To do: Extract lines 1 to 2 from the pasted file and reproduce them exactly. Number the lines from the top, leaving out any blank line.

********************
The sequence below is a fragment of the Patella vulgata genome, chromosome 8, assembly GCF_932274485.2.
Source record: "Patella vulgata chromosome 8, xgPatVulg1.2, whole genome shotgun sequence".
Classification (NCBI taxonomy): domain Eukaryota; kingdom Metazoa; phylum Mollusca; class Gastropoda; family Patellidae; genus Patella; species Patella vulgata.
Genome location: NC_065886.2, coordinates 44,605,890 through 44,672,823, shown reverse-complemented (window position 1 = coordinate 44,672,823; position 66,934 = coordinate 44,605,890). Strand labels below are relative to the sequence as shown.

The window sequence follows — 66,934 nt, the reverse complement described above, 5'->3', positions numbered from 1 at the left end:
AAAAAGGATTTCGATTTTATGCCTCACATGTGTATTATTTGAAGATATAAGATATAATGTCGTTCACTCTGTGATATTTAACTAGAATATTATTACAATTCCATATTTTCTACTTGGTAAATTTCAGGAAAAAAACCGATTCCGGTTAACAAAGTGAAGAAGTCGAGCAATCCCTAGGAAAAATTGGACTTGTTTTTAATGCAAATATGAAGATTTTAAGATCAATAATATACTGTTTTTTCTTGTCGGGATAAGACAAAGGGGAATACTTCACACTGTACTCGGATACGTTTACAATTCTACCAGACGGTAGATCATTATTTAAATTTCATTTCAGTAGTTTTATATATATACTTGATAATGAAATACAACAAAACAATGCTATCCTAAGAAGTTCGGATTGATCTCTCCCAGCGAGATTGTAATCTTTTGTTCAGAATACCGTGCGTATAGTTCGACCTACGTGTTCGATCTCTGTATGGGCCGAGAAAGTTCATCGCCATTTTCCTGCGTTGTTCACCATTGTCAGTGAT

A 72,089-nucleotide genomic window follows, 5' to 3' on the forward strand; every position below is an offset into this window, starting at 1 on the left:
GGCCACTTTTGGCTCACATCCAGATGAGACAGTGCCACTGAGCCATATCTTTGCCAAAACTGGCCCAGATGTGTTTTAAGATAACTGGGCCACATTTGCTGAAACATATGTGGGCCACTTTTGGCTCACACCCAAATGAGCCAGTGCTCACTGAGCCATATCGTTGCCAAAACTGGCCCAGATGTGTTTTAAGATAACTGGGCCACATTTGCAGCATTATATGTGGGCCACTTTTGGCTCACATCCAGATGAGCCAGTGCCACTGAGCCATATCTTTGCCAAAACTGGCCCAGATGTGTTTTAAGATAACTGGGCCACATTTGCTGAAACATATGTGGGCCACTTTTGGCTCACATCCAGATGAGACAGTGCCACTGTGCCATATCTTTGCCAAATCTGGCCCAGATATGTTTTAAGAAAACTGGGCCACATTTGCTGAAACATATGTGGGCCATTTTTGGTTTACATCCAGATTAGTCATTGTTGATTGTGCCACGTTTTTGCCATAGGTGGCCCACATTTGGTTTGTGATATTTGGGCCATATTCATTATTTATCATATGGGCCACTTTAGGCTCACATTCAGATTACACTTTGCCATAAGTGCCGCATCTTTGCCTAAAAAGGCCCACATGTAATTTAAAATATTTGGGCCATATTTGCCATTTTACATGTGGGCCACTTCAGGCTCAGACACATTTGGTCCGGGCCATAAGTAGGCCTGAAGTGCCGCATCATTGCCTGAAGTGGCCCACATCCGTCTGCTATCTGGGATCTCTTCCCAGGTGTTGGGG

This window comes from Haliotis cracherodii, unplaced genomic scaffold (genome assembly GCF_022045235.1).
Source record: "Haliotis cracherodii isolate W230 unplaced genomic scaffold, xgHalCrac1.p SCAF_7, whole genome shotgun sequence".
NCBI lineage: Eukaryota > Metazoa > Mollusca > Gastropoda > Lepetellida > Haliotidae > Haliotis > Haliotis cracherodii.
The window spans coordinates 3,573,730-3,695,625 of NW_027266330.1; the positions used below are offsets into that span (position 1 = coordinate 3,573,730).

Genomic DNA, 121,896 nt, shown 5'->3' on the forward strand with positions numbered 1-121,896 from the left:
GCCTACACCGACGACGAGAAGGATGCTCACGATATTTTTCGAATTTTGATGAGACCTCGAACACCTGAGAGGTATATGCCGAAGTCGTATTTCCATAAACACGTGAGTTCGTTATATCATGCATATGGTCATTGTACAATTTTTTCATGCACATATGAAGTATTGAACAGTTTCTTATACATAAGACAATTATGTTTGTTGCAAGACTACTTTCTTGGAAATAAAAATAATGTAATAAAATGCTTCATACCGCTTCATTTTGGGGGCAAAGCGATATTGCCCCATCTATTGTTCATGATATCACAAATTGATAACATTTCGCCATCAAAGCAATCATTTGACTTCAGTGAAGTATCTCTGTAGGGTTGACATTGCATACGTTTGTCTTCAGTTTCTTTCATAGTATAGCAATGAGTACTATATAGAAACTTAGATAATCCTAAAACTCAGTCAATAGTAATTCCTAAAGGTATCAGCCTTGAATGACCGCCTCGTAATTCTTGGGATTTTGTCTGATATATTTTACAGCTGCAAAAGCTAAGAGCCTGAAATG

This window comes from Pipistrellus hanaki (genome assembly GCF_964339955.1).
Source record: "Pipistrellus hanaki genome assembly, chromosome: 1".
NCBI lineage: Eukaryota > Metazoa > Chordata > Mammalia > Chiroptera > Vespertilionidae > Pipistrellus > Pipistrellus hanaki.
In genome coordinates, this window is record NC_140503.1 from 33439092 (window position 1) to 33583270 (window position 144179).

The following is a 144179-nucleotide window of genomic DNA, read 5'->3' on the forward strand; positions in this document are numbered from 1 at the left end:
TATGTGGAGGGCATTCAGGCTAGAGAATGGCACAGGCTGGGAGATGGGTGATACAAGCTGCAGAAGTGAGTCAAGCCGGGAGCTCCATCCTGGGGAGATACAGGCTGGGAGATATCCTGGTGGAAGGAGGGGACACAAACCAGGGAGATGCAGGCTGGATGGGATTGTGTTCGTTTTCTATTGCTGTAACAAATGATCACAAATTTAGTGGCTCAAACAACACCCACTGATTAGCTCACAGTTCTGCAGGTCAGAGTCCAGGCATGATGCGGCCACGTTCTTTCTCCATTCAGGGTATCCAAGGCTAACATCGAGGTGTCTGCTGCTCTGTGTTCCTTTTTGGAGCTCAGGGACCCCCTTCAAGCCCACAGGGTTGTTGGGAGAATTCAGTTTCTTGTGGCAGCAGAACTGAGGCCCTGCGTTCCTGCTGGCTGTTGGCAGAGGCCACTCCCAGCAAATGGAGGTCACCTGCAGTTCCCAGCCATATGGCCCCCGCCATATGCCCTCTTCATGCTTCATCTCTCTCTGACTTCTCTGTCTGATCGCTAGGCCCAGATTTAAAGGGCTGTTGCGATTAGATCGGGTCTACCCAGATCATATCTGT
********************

The sequence below is a fragment of the Patella vulgata genome, chromosome 8, assembly GCF_932274485.2.
Source record: "Patella vulgata chromosome 8, xgPatVulg1.2, whole genome shotgun sequence".